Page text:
EASTON — Ruth Bader Ginsburg: educator, lawyer, mother, cancer survivor, pop culture icon and U.S. Supreme Court Justice. Did movie star or action figure get mentioned? This tiny woman, five feet tall and 100 pounds, cut a deep and lasting legacy for millions of women. She fought for equality with the weapon she knew well— the law. She brought her passion for this mission to work everyday, according to local jurists.

Ginsburg died Friday in Washington of pancreatic cancer at age 87. Her life, legacy and death have been felt from Washington to the Eastern Shore — including among local judges and attorneys.

“It is difficult overstate the impact that Ruth Bader Ginsburg has had on women in our country. When I graduated from law school in 1996, women attorneys had become commonplace. If I had been born only a couple of decades earlier, my options for a career in the law would have been extremely limited. Upon their respective graduations from law school, neither Sandra Day O’Connor nor Ruth Bader Ginsburg were able to get law firm jobs because they were women. Their career options were limited to academia (in the case of Justice Ginsburg) or hanging out one’s own shingle in a strip mall (in the case of Justice O’Connor),’ said Brynja Booth, a judge on the Maryland Court of Appeals.

Talbot County Administrative Court Judge Stephen Kehoe also pointed to Ginsburg’s fortitude.

“She had enormous fortitude. She was a brilliant jurist that didn’t back down. She was zealous in what her case was but remained human,” Kehoe said. “She was a hero to women. I have seen her as an action figure on women’s desks. There is a lot for women to overcome. She built a life, built a career and became a respected lawyer. She was on the Second Circuit Court in New York.”.

Ginsburg’s friendship with late Supreme Court Justice Antonin Scalia, a conservative who died in 2016, is also being pointed to as an illustration of the need for civil discourse. Ginsburg was appointed to the court in 1993 by then President Bill Clinton. She served on the Supreme Court for 27 years and was one of its most liberal justices.

“To appreciate their personal and professional relationship and their embodiment of true civil discourse, I recommend watching Justice Ginsburg’s remarks at Justice Scalia’s eulogy. They reveal her character (as well as Justice Scalia’s—he brought her flowers every year on her birthday) and the spirit from which reasonable and intelligent individuals can approach the most challenging and divisive legal and social problems facing our country with mutual respect and civility for the person with an opposing viewpoint. Justice Ginsburg may be gone, but she has left an indelible footprint on our constitutional jurisprudence,” said Booth.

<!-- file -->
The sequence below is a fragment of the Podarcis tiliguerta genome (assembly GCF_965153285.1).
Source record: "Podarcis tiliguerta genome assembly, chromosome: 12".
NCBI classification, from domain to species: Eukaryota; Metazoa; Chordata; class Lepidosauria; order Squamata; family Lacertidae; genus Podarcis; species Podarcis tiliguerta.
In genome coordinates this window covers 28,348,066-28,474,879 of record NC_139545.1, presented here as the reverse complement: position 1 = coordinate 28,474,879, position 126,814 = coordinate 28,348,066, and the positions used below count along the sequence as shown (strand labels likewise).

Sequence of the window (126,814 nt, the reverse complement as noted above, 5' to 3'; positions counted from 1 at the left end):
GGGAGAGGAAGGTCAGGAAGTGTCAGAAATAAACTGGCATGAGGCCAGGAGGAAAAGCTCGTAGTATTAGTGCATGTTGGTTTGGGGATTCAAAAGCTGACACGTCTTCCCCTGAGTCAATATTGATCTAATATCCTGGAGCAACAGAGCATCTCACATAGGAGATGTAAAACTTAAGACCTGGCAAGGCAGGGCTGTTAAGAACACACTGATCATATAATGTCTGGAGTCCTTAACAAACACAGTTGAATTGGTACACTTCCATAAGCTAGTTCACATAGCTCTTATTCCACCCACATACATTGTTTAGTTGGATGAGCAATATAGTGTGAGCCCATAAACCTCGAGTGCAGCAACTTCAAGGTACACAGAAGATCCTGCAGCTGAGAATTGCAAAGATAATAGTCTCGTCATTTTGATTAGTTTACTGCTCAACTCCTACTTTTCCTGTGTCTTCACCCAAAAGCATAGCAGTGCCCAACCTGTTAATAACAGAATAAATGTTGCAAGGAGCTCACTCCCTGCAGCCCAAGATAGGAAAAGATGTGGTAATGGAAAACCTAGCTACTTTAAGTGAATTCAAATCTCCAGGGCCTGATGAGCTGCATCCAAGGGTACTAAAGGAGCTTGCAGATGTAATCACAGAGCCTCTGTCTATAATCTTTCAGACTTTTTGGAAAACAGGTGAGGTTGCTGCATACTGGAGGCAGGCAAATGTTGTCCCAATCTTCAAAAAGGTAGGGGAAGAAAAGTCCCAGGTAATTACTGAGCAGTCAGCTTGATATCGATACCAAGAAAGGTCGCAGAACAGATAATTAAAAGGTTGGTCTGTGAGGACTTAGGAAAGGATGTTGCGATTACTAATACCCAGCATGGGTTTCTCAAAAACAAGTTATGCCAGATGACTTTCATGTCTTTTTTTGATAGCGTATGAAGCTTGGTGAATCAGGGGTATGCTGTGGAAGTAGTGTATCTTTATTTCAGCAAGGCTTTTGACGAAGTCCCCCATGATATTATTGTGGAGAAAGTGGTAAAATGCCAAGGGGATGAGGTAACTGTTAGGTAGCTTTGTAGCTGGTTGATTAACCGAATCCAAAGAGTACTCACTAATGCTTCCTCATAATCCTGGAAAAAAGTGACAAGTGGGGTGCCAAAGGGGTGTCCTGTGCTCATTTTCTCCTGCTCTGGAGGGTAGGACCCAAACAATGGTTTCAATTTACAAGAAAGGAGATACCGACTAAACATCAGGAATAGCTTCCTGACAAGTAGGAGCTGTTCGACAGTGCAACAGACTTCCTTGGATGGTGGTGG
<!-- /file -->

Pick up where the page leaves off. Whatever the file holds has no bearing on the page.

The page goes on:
Ellen Grunden, deputy state’s attorney for Talbot County, admired Ginsburg’s energy and tenacity.

“I’ve always been struck, as have we all, by Justice Ginsburg’s indefatigable energy and her ability to work through pain — both physical and emotional. I’ve always admired as well the fact that her tenacity was in furtherance of an equitable community, not for personal recognition (though recognized she certainly was). It may have been a clever legal tactic to represent many male plaintiffs in equal protection cases, but her clear message was that women were to understand that greater responsibility accompanied more extensive rights,” Grunden said.

Ginsburg’s career and legal opinions were also personal to Booth.

“Justice Ginsburg broke down barriers and stereotypes that stood in the way of women gaining access to the same professional opportunities as men. I recall some of this history unfolding in 1996 when I was student at Washington and Lee University School of Law in Lexington, Virginia. Lexington is home to two higher educational institutions—Washington and Lee, and Virginia Military Institute (“VMI”). That year, the Supreme Court heard and decided what is commonly referred to as the “VMI case” which involved the question of whether VMI, a state military institution, could exclude women from attending. It was very controversial at the time and was the source of much discussion on our campus that winter and spring. That June, the Court struck down VMI’s policy of male-only admission,” Booth said.

Ginsburg wrote the opinion in that case. “She wrote that if women were physically capable of performing the rigorous demands of the academy, their gender should not constitute an impediment to admission. Justice Ginsburg noted that the same generalities and stereotypes had previously been used limit women from admission to the bar, to law school, and in the medical field,” said Booth.

Grunden also found professional and personal inspirations from Ginsburg, popularly known by her initials ‘RBG’.

“As a woman who has spent more of her adult life unmarried than married, I was reminded this weekend of how different my own life would be if I required male cosignatories in order to function in many areas of my life. Surely I have Ruth Bader Ginsburg to thank for my very ability to live an independent life — something I believe most women, myself included, take for granted at this point in our country’s history,” said Grunden.

“On a lighter note, I found a kinship of soul with the wonderful late jurist watching clips of her speaking about the power of music to take her away from the ways in which the legal world can sometimes weigh our souls down. I will feel fortunate if I have half the energy and joie de vivre tomorrow that she demonstrated until her very last breath. What an inspiring life she led,” said Grunden.

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